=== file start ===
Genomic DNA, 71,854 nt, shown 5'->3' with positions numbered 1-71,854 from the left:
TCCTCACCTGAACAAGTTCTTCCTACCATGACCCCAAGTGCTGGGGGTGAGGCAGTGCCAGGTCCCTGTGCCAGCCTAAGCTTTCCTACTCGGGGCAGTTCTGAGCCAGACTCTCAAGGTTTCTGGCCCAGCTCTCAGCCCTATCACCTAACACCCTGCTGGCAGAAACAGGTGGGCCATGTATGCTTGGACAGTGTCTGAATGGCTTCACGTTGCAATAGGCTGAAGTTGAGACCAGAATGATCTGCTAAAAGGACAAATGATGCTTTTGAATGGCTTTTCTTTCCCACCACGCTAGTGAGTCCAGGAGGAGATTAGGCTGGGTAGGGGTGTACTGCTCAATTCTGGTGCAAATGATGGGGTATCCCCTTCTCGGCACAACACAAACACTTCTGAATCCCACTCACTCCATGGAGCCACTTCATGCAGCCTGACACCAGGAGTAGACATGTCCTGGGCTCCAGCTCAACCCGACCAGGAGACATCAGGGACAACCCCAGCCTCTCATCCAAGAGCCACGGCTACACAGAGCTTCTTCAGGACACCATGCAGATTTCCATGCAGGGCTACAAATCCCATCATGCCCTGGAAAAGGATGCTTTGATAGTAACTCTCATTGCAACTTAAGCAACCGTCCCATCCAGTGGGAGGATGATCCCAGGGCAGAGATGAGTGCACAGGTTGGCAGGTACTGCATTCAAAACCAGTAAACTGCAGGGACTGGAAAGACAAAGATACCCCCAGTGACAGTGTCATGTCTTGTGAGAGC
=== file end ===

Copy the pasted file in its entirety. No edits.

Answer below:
Genomic DNA, 71,854 nt, shown 5'->3' with positions numbered 1-71,854 from the left:
TCCTCACCTGAACAAGTTCTTCCTACCATGACCCCAAGTGCTGGGGGTGAGGCAGTGCCAGGTCCCTGTGCCAGCCTAAGCTTTCCTACTCGGGGCAGTTCTGAGCCAGACTCTCAAGGTTTCTGGCCCAGCTCTCAGCCCTATCACCTAACACCCTGCTGGCAGAAACAGGTGGGCCATGTATGCTTGGACAGTGTCTGAATGGCTTCACGTTGCAATAGGCTGAAGTTGAGACCAGAATGATCTGCTAAAAGGACAAATGATGCTTTTGAATGGCTTTTCTTTCCCACCACGCTAGTGAGTCCAGGAGGAGATTAGGCTGGGTAGGGGTGTACTGCTCAATTCTGGTGCAAATGATGGGGTATCCCCTTCTCGGCACAACACAAACACTTCTGAATCCCACTCACTCCATGGAGCCACTTCATGCAGCCTGACACCAGGAGTAGACATGTCCTGGGCTCCAGCTCAACCCGACCAGGAGACATCAGGGACAACCCCAGCCTCTCATCCAAGAGCCACGGCTACACAGAGCTTCTTCAGGACACCATGCAGATTTCCATGCAGGGCTACAAATCCCATCATGCCCTGGAAAAGGATGCTTTGATAGTAACTCTCATTGCAACTTAAGCAACCGTCCCATCCAGTGGGAGGATGATCCCAGGGCAGAGATGAGTGCACAGGTTGGCAGGTACTGCATTCAAAACCAGTAAACTGCAGGGACTGGAAAGACAAAGATACCCCCAGTGACAGTGTCATGTCTTGTGAGAGC